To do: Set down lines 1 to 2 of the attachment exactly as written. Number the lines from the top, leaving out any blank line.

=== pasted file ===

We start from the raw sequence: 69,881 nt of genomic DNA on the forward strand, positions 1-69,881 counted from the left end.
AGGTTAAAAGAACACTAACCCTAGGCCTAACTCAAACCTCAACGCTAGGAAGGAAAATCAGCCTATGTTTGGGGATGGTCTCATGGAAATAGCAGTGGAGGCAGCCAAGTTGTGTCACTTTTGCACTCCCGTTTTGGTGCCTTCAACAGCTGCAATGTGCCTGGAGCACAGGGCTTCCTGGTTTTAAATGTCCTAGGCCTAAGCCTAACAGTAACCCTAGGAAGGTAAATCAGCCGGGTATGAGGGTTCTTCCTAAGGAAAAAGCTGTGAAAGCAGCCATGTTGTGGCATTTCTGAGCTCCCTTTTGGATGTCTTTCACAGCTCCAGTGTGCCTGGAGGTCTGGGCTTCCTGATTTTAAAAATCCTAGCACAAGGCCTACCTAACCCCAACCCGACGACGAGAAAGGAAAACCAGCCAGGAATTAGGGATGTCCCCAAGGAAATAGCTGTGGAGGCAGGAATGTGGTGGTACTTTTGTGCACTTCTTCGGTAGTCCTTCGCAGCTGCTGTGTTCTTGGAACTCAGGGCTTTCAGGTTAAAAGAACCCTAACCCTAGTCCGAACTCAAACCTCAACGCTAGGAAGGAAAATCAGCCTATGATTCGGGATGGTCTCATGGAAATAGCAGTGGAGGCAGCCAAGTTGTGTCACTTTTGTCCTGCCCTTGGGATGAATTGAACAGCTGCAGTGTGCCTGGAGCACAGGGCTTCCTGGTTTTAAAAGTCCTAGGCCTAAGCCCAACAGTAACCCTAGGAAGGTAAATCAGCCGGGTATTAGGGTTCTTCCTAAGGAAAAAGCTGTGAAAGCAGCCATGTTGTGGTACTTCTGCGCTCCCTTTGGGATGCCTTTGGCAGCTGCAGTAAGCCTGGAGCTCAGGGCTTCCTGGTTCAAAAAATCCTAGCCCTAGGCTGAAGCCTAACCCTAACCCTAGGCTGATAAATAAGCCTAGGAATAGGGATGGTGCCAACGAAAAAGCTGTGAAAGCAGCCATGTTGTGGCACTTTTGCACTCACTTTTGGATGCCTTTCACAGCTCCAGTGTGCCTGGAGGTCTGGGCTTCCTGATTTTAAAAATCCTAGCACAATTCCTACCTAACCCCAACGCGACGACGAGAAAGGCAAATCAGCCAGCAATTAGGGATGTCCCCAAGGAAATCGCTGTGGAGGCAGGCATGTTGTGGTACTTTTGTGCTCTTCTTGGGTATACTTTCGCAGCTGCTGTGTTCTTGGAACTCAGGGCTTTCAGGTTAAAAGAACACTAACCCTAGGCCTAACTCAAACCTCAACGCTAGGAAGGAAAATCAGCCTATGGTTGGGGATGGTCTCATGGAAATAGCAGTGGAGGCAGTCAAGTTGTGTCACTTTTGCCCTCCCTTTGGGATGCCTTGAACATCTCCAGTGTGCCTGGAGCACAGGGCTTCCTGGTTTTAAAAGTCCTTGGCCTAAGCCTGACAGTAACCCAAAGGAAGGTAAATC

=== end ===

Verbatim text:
We start from the raw sequence: 69,881 nt of genomic DNA on the forward strand, positions 1-69,881 counted from the left end.
AGGTTAAAAGAACACTAACCCTAGGCCTAACTCAAACCTCAACGCTAGGAAGGAAAATCAGCCTATGTTTGGGGATGGTCTCATGGAAATAGCAGTGGAGGCAGCCAAGTTGTGTCACTTTTGCACTCCCGTTTTGGTGCCTTCAACAGCTGCAATGTGCCTGGAGCACAGGGCTTCCTGGTTTTAAATGTCCTAGGCCTAAGCCTAACAGTAACCCTAGGAAGGTAAATCAGCCGGGTATGAGGGTTCTTCCTAAGGAAAAAGCTGTGAAAGCAGCCATGTTGTGGCATTTCTGAGCTCCCTTTTGGATGTCTTTCACAGCTCCAGTGTGCCTGGAGGTCTGGGCTTCCTGATTTTAAAAATCCTAGCACAAGGCCTACCTAACCCCAACCCGACGACGAGAAAGGAAAACCAGCCAGGAATTAGGGATGTCCCCAAGGAAATAGCTGTGGAGGCAGGAATGTGGTGGTACTTTTGTGCACTTCTTCGGTAGTCCTTCGCAGCTGCTGTGTTCTTGGAACTCAGGGCTTTCAGGTTAAAAGAACCCTAACCCTAGTCCGAACTCAAACCTCAACGCTAGGAAGGAAAATCAGCCTATGATTCGGGATGGTCTCATGGAAATAGCAGTGGAGGCAGCCAAGTTGTGTCACTTTTGTCCTGCCCTTGGGATGAATTGAACAGCTGCAGTGTGCCTGGAGCACAGGGCTTCCTGGTTTTAAAAGTCCTAGGCCTAAGCCCAACAGTAACCCTAGGAAGGTAAATCAGCCGGGTATTAGGGTTCTTCCTAAGGAAAAAGCTGTGAAAGCAGCCATGTTGTGGTACTTCTGCGCTCCCTTTGGGATGCCTTTGGCAGCTGCAGTAAGCCTGGAGCTCAGGGCTTCCTGGTTCAAAAAATCCTAGCCCTAGGCTGAAGCCTAACCCTAACCCTAGGCTGATAAATAAGCCTAGGAATAGGGATGGTGCCAACGAAAAAGCTGTGAAAGCAGCCATGTTGTGGCACTTTTGCACTCACTTTTGGATGCCTTTCACAGCTCCAGTGTGCCTGGAGGTCTGGGCTTCCTGATTTTAAAAATCCTAGCACAATTCCTACCTAACCCCAACGCGACGACGAGAAAGGCAAATCAGCCAGCAATTAGGGATGTCCCCAAGGAAATCGCTGTGGAGGCAGGCATGTTGTGGTACTTTTGTGCTCTTCTTGGGTATACTTTCGCAGCTGCTGTGTTCTTGGAACTCAGGGCTTTCAGGTTAAAAGAACACTAACCCTAGGCCTAACTCAAACCTCAACGCTAGGAAGGAAAATCAGCCTATGGTTGGGGATGGTCTCATGGAAATAGCAGTGGAGGCAGTCAAGTTGTGTCACTTTTGCCCTCCCTTTGGGATGCCTTGAACATCTCCAGTGTGCCTGGAGCACAGGGCTTCCTGGTTTTAAAAGTCCTTGGCCTAAGCCTGACAGTAACCCAAAGGAAGGTAAATC